WFP promotes conservation agriculture, a farming technique that promotes minimal soil disturbance, crop diversification and the use of organic fertilizer. This helps to conserve and improve the soil and makes more efficient use of natural resources.
‘’Last year, despite the drought, we managed to have a harvest because we embraced this sort of conservation agriculture,” said Mr. Hapaka. “Families practising traditional farming had zero.’’
‘’I was not only encouraged to apply conservation agriculture, but also to diversify by using drought-tolerant crops such as cassava and cowpeas. These have a better chance of surviving dry conditions because they mature earlier”.
But it’s more than knowing what to plant. Farmers also need to know when to plant to give their crops the best chance to grow. Mr. Hapaka received one of 165 rainfall gauges installed by WFP in Southern Province to help facilitate such timing decisions.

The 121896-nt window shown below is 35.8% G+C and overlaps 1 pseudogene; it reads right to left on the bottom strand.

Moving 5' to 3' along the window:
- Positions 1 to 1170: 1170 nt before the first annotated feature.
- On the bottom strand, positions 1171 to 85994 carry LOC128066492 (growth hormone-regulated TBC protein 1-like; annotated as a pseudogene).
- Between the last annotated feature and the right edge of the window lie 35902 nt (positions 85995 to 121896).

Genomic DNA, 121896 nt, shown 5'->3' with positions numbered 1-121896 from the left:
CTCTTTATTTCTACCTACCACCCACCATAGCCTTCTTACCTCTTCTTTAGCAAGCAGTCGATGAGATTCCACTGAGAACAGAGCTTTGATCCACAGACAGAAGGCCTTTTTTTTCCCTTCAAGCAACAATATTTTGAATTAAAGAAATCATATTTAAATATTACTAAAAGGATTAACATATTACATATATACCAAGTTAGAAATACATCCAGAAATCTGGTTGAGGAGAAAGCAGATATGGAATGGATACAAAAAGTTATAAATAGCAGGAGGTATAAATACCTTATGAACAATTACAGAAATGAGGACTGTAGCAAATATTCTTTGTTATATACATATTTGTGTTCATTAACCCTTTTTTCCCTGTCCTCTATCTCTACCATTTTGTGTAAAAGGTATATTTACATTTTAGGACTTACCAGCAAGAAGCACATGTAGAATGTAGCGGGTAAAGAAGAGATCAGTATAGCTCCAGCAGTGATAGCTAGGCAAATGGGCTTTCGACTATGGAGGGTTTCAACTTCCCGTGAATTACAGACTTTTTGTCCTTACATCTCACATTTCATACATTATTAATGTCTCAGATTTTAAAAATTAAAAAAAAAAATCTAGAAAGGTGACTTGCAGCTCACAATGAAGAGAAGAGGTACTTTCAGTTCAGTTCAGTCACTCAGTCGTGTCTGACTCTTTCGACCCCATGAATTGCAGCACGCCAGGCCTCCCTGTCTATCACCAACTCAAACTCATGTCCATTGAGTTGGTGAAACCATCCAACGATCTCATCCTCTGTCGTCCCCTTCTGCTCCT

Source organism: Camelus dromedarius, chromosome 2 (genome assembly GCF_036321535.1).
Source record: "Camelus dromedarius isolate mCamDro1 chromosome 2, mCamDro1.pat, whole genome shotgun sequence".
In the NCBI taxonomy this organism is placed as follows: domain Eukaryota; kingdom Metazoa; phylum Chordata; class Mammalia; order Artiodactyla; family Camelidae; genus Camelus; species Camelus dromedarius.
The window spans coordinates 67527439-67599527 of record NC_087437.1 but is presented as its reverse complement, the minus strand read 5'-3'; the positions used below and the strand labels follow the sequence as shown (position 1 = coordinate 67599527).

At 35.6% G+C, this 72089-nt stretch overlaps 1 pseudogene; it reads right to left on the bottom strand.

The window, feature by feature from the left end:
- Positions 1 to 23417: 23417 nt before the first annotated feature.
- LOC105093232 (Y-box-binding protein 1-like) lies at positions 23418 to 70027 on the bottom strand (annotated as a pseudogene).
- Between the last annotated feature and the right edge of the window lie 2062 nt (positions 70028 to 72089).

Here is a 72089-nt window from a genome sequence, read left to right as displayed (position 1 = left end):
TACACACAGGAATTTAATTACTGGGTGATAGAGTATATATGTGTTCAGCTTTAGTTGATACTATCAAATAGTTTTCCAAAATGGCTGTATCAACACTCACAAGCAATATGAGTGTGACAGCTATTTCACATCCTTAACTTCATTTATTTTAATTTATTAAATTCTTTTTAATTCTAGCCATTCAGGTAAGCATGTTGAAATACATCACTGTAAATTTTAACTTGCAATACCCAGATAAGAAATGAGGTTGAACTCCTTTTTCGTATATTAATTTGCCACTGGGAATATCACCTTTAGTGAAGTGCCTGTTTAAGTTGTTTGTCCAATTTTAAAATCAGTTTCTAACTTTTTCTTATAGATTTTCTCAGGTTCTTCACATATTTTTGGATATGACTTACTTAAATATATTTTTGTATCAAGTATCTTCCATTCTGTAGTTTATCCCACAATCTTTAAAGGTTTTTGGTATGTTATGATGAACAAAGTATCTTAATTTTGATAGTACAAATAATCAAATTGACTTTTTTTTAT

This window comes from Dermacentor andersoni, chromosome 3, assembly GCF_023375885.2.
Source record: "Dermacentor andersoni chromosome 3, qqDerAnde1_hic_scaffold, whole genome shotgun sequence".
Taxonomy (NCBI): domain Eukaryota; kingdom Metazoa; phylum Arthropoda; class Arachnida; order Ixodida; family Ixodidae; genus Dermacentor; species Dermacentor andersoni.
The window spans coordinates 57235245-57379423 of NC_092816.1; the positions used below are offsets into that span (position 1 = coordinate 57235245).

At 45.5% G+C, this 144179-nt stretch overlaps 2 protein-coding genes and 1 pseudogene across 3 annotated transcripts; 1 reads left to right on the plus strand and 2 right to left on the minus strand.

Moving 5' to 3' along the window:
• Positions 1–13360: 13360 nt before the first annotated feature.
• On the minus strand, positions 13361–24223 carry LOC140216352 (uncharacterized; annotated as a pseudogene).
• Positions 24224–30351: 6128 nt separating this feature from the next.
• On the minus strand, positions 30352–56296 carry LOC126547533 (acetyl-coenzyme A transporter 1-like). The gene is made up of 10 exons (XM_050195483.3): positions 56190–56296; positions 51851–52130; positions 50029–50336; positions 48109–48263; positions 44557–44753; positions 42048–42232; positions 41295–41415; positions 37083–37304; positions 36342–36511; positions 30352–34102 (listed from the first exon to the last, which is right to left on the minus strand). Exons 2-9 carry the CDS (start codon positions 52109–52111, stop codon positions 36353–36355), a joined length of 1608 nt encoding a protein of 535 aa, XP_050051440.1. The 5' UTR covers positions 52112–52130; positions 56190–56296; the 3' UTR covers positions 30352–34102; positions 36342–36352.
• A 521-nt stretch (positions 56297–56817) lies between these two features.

‘’Before I got the gauge, I knew nothing about moisture in the soil and would plant at the first sight of rain,” explained Mr. Hapaka. “Now, I measure rainfall and only plant once there has been 20-25mm of it.’’
‘’We used to have huge losses because the soil was too dry for seeds to germinate. Now we know the right time to plant’’.
In areas with rain gauges, WFP helps to organise weather forecast workshops where smallholder farmers receive agro-metrological information that is vital to ensure farmers can make the right decision on what crops to plant.
‘’The first time I went to a workshop, I was urged to plant crops that could be harvested within 90 to 120 days, because the rainy season was expected to be short,” Mr. Hapaka said. “But I didn’t take the advice and I lost most of my maize as the rains indeed ended early.’’
‘’The following year, I paid attention to the same advice, prioritised faster-growing cowpeas over maize, and had a much better harvest.’’